A ‘hipster’ was once described to me as a person that makes as big an effort as possible to ensure that they appear as though they made as little effort as possible in how they present themselves. Paradoxically, they are often stereotyped as skinny people with a diet consisting mostly of burgers and fries. Sometimes it might seem odd to think that what we may consider to be just a fashion trend having a direct influence upon the food that we are sold in supermarkets as well as cafés and restaurants alike, but of course, it is essential for a business to cater to the interests of large groups, despite claims that the hipster crowd is a niche market.
Writing from the up-and-coming seaside town Bournemouth, it is clear to see the rise in – and often, the success of – what I would consider ‘hipster gourmet’ food outlets. That is, independent eateries that are tucked away slightly from the centre of the town (where chain restaurants thrive) and that have a deliberate minimalist look with stools and barrels or old wooden chairs and tables, which you would expect to find in a charity shop. The walls may be covered in corrugated aluminium or adorned with posters advertising local events or renowned faces such as Bob Marley and Morrissey.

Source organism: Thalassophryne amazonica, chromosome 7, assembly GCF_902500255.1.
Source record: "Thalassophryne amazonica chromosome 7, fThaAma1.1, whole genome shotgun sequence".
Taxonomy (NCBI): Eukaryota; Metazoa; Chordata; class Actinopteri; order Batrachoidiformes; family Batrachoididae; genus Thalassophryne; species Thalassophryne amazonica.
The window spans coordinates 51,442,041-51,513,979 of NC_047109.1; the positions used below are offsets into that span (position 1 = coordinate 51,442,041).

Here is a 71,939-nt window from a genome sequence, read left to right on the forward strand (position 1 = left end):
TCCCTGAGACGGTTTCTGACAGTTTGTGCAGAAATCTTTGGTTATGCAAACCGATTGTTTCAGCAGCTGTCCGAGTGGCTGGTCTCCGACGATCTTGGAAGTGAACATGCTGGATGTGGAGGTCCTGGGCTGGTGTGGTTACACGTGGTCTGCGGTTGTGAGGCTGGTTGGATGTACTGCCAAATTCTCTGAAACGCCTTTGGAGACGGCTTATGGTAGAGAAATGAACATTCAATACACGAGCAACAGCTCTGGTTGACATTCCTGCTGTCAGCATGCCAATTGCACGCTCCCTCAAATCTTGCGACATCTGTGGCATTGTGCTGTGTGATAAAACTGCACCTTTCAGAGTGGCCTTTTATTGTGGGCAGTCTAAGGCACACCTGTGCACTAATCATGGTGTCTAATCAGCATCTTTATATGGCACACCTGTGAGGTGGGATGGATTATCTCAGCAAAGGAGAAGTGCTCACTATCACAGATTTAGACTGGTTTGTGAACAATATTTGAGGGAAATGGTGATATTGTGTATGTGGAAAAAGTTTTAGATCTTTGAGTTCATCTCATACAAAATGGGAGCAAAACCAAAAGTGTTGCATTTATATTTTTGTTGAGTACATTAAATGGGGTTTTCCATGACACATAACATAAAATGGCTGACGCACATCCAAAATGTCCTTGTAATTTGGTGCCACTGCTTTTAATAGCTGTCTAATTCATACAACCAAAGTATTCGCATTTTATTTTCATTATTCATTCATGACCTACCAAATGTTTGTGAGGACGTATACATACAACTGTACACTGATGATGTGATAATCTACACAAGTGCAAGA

The food also follows the theme of appearing deceivingly straight-forward. A typical order may be a burger, served on a wooden chopping board or greaseproof paper, with fries or mac and cheese served in a little steel bucket, which if you’re paying over £10 for, may feel like daylight robbery. However, a closer look into the company will find that you have purchased local meat, organic salad and hand-cut chips, with homemade sauce, which have all been specially arranged or created to optimise flavour as well as benefit the local community.
There is a clear influence from Mexican and American dishes as we find multiple variations on chilli cheese fries and nachos. American sodas and large milkshakes are also on the menu, along with both craft beers as well as foreign lagers such as the Jamaican ‘Red Stripe’ – edging away from mainstream beverages.
To look at these establishments, as to look at a person who dresses in the hipster style, you would assume they were cheap and thrifty, when usually the opposite is true. So much, in fact, that walking past one of these places in the day time, you may find it packed with suited businessmen on a working lunch. Even in supermarkets, our ready meals and our many new variations on condiments that have appeared over the year are reflecting this trend of putting an American spin on our basic junk food whilst ensuring high-quality ingredients to make it less ‘junky’.
Whilst ‘hipster gourmet’ might not be ideal for a fancy date or formal meeting, I would certainly recommend ditching the multinational burger chains and giving it a try before 2016’s new big culinary trend rolls in.
Have you tried ‘hipster gourmet’? Let us know what you think in the comments below!
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